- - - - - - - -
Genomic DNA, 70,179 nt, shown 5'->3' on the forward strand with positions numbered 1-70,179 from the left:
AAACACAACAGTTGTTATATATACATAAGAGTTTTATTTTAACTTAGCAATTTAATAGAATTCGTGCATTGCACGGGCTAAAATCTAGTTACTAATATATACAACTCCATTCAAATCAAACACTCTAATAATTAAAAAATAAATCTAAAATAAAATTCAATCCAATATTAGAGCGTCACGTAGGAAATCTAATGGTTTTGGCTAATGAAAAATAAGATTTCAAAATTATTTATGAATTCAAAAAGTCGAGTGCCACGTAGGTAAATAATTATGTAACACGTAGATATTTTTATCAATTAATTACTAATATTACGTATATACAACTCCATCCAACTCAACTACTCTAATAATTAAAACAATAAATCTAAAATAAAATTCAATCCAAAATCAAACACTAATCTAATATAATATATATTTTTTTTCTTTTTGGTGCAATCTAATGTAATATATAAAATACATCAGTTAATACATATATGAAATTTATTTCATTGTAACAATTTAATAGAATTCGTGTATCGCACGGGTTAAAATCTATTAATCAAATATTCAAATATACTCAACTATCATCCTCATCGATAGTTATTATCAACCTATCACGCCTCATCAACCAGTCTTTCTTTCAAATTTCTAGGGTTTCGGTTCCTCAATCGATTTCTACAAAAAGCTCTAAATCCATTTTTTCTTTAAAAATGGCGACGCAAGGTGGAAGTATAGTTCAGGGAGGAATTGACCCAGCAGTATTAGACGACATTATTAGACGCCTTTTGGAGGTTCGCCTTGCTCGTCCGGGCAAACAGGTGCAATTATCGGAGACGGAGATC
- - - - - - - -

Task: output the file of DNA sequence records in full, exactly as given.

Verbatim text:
Genomic DNA, 70,179 nt, shown 5'->3' on the forward strand with positions numbered 1-70,179 from the left:
AAACACAACAGTTGTTATATATACATAAGAGTTTTATTTTAACTTAGCAATTTAATAGAATTCGTGCATTGCACGGGCTAAAATCTAGTTACTAATATATACAACTCCATTCAAATCAAACACTCTAATAATTAAAAAATAAATCTAAAATAAAATTCAATCCAATATTAGAGCGTCACGTAGGAAATCTAATGGTTTTGGCTAATGAAAAATAAGATTTCAAAATTATTTATGAATTCAAAAAGTCGAGTGCCACGTAGGTAAATAATTATGTAACACGTAGATATTTTTATCAATTAATTACTAATATTACGTATATACAACTCCATCCAACTCAACTACTCTAATAATTAAAACAATAAATCTAAAATAAAATTCAATCCAAAATCAAACACTAATCTAATATAATATATATTTTTTTTCTTTTTGGTGCAATCTAATGTAATATATAAAATACATCAGTTAATACATATATGAAATTTATTTCATTGTAACAATTTAATAGAATTCGTGTATCGCACGGGTTAAAATCTATTAATCAAATATTCAAATATACTCAACTATCATCCTCATCGATAGTTATTATCAACCTATCACGCCTCATCAACCAGTCTTTCTTTCAAATTTCTAGGGTTTCGGTTCCTCAATCGATTTCTACAAAAAGCTCTAAATCCATTTTTTCTTTAAAAATGGCGACGCAAGGTGGAAGTATAGTTCAGGGAGGAATTGACCCAGCAGTATTAGACGACATTATTAGACGCCTTTTGGAGGTTCGCCTTGCTCGTCCGGGCAAACAGGTGCAATTATCGGAGACGGAGATC